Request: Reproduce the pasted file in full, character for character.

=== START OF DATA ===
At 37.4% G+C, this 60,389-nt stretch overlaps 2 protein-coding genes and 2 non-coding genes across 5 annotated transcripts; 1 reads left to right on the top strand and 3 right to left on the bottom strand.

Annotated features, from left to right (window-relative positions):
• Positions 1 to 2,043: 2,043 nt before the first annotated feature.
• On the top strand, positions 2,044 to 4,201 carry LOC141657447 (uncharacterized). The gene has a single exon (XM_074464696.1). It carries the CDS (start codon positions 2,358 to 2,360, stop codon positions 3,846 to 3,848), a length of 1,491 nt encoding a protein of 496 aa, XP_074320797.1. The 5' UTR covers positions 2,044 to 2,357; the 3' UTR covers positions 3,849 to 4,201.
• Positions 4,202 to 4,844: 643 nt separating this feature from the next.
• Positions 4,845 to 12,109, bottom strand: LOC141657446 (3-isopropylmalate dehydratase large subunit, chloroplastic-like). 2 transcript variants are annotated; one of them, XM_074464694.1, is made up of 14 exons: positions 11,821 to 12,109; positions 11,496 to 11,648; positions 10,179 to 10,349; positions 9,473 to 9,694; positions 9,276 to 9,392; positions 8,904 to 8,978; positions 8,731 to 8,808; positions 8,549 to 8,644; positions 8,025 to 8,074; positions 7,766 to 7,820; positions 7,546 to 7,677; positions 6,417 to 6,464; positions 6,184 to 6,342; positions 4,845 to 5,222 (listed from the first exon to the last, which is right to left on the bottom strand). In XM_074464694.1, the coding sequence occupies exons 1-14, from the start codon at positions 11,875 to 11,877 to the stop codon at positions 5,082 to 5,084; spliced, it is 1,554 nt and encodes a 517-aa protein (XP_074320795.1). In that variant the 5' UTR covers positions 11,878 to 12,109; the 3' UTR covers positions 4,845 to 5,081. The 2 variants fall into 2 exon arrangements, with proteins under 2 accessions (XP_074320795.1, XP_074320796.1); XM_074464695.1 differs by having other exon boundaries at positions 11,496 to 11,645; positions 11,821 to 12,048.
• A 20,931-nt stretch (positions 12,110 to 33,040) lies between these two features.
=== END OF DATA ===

At 37.4% G+C, this 60,389-nt stretch overlaps 2 protein-coding genes and 2 non-coding genes across 5 annotated transcripts; 1 reads left to right on the top strand and 3 right to left on the bottom strand.

Annotated features, from left to right (window-relative positions):
• Positions 1 to 2,043: 2,043 nt before the first annotated feature.
• On the top strand, positions 2,044 to 4,201 carry LOC141657447 (uncharacterized). The gene has a single exon (XM_074464696.1). It carries the CDS (start codon positions 2,358 to 2,360, stop codon positions 3,846 to 3,848), a length of 1,491 nt encoding a protein of 496 aa, XP_074320797.1. The 5' UTR covers positions 2,044 to 2,357; the 3' UTR covers positions 3,849 to 4,201.
• Positions 4,202 to 4,844: 643 nt separating this feature from the next.
• Positions 4,845 to 12,109, bottom strand: LOC141657446 (3-isopropylmalate dehydratase large subunit, chloroplastic-like). 2 transcript variants are annotated; one of them, XM_074464694.1, is made up of 14 exons: positions 11,821 to 12,109; positions 11,496 to 11,648; positions 10,179 to 10,349; positions 9,473 to 9,694; positions 9,276 to 9,392; positions 8,904 to 8,978; positions 8,731 to 8,808; positions 8,549 to 8,644; positions 8,025 to 8,074; positions 7,766 to 7,820; positions 7,546 to 7,677; positions 6,417 to 6,464; positions 6,184 to 6,342; positions 4,845 to 5,222 (listed from the first exon to the last, which is right to left on the bottom strand). In XM_074464694.1, the coding sequence occupies exons 1-14, from the start codon at positions 11,875 to 11,877 to the stop codon at positions 5,082 to 5,084; spliced, it is 1,554 nt and encodes a 517-aa protein (XP_074320795.1). In that variant the 5' UTR covers positions 11,878 to 12,109; the 3' UTR covers positions 4,845 to 5,081. The 2 variants fall into 2 exon arrangements, with proteins under 2 accessions (XP_074320795.1, XP_074320796.1); XM_074464695.1 differs by having other exon boundaries at positions 11,496 to 11,645; positions 11,821 to 12,048.
• A 20,931-nt stretch (positions 12,110 to 33,040) lies between these two features.